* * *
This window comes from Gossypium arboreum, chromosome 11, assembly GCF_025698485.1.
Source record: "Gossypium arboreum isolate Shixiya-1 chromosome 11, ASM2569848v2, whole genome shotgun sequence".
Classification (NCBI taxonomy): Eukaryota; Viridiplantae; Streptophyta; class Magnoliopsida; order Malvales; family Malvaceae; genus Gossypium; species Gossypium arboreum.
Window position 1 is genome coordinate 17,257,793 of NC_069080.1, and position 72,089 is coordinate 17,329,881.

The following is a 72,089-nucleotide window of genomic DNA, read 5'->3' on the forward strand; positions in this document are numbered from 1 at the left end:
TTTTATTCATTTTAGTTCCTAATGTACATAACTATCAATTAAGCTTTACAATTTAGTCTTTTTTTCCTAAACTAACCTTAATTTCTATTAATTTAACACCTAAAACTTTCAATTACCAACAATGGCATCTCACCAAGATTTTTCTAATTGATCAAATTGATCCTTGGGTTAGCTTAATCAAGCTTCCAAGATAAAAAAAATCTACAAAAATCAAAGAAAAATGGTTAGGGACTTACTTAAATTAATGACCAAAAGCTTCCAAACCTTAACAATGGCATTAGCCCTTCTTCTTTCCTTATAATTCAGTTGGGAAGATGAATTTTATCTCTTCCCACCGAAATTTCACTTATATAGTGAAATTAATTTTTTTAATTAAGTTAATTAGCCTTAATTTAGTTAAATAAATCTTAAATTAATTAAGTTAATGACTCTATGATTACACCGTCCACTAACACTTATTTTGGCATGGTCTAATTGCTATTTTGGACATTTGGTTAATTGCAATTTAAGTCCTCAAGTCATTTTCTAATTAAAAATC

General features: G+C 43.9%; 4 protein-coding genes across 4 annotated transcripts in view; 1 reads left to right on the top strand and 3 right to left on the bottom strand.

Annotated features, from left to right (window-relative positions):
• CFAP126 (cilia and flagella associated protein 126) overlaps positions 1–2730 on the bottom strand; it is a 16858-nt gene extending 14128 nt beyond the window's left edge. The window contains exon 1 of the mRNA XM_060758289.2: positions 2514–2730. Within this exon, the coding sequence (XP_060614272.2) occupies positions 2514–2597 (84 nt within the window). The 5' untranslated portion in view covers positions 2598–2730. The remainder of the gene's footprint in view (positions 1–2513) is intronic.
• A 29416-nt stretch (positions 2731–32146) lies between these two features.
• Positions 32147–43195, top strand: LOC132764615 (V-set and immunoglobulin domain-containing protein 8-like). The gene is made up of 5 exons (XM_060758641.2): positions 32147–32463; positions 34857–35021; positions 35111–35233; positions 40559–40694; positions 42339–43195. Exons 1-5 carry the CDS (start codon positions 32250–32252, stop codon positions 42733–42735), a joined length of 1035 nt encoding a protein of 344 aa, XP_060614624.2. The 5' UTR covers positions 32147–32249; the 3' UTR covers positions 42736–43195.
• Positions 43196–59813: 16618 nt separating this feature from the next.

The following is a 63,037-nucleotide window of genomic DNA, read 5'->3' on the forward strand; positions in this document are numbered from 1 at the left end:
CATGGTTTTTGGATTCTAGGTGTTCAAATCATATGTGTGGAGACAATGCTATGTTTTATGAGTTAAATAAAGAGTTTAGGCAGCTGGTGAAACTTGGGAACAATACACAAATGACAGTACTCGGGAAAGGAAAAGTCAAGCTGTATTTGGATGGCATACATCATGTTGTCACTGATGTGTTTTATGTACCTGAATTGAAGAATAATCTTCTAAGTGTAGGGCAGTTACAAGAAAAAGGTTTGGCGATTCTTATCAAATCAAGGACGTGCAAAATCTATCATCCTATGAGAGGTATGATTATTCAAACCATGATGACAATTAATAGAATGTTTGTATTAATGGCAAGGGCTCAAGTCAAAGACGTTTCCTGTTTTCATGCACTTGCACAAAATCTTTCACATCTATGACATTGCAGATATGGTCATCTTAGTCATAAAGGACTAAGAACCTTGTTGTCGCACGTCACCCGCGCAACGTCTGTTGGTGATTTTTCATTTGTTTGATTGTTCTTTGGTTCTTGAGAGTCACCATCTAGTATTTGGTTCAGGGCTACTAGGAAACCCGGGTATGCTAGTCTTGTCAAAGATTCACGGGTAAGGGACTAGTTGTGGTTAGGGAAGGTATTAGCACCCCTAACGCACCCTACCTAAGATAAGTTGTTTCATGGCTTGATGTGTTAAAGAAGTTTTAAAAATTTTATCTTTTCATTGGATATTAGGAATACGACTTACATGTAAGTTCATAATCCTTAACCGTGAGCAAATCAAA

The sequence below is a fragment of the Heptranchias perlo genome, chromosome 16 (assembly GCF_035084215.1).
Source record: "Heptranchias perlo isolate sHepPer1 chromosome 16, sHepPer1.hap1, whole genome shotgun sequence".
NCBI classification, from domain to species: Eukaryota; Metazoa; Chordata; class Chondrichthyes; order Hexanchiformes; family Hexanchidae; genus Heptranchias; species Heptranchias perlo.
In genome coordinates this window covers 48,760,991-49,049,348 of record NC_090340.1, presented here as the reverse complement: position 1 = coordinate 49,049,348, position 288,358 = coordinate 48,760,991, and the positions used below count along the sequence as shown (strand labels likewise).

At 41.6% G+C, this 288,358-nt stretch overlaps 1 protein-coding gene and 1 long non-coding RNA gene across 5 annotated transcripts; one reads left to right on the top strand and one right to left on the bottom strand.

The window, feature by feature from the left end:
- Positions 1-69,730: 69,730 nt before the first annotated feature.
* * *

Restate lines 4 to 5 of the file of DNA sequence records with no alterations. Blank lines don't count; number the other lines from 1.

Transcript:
Window position 1 is genome coordinate 17,257,793 of NC_069080.1, and position 72,089 is coordinate 17,329,881.

The following is a 72,089-nucleotide window of genomic DNA, read 5'->3' on the forward strand; positions in this document are numbered from 1 at the left end: